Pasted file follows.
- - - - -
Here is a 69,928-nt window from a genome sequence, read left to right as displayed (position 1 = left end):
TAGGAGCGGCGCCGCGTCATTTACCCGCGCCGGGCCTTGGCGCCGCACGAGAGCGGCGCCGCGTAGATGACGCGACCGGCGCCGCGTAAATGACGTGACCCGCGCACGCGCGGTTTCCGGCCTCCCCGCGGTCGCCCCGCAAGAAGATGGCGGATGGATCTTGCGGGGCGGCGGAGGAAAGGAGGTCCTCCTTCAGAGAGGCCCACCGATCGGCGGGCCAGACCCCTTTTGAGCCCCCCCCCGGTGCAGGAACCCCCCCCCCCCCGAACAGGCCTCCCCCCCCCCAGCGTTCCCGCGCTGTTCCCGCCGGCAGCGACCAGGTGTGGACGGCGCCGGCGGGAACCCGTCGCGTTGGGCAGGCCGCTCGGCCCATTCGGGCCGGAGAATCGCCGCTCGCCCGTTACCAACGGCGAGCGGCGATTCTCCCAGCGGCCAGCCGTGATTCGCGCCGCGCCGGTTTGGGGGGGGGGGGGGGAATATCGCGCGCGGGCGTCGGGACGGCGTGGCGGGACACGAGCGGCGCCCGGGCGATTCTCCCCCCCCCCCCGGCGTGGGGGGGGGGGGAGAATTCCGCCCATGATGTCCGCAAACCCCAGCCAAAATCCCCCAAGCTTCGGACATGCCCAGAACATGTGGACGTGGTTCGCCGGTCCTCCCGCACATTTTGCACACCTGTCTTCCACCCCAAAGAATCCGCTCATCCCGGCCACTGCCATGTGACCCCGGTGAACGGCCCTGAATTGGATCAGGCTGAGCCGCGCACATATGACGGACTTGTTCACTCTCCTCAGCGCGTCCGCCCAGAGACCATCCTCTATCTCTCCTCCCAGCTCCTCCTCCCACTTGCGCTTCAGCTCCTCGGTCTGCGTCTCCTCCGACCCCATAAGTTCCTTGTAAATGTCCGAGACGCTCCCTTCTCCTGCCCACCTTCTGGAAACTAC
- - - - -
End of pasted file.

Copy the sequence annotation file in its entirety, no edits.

Here is a 69,928-nt window from a genome sequence, read left to right as displayed (position 1 = left end):
TAGGAGCGGCGCCGCGTCATTTACCCGCGCCGGGCCTTGGCGCCGCACGAGAGCGGCGCCGCGTAGATGACGCGACCGGCGCCGCGTAAATGACGTGACCCGCGCACGCGCGGTTTCCGGCCTCCCCGCGGTCGCCCCGCAAGAAGATGGCGGATGGATCTTGCGGGGCGGCGGAGGAAAGGAGGTCCTCCTTCAGAGAGGCCCACCGATCGGCGGGCCAGACCCCTTTTGAGCCCCCCCCCGGTGCAGGAACCCCCCCCCCCCCGAACAGGCCTCCCCCCCCCCAGCGTTCCCGCGCTGTTCCCGCCGGCAGCGACCAGGTGTGGACGGCGCCGGCGGGAACCCGTCGCGTTGGGCAGGCCGCTCGGCCCATTCGGGCCGGAGAATCGCCGCTCGCCCGTTACCAACGGCGAGCGGCGATTCTCCCAGCGGCCAGCCGTGATTCGCGCCGCGCCGGTTTGGGGGGGGGGGGGGGAATATCGCGCGCGGGCGTCGGGACGGCGTGGCGGGACACGAGCGGCGCCCGGGCGATTCTCCCCCCCCCCCCGGCGTGGGGGGGGGGGGAGAATTCCGCCCATGATGTCCGCAAACCCCAGCCAAAATCCCCCAAGCTTCGGACATGCCCAGAACATGTGGACGTGGTTCGCCGGTCCTCCCGCACATTTTGCACACCTGTCTTCCACCCCAAAGAATCCGCTCATCCCGGCCACTGCCATGTGACCCCGGTGAACGGCCCTGAATTGGATCAGGCTGAGCCGCGCACATATGACGGACTTGTTCACTCTCCTCAGCGCGTCCGCCCAGAGACCATCCTCTATCTCTCCTCCCAGCTCCTCCTCCCACTTGCGCTTCAGCTCCTCGGTCTGCGTCTCCTCCGACCCCATAAGTTCCTTGTAAATGTCCGAGACGCTCCCTTCTCCTGCCCACCTTCTGGAAACTAC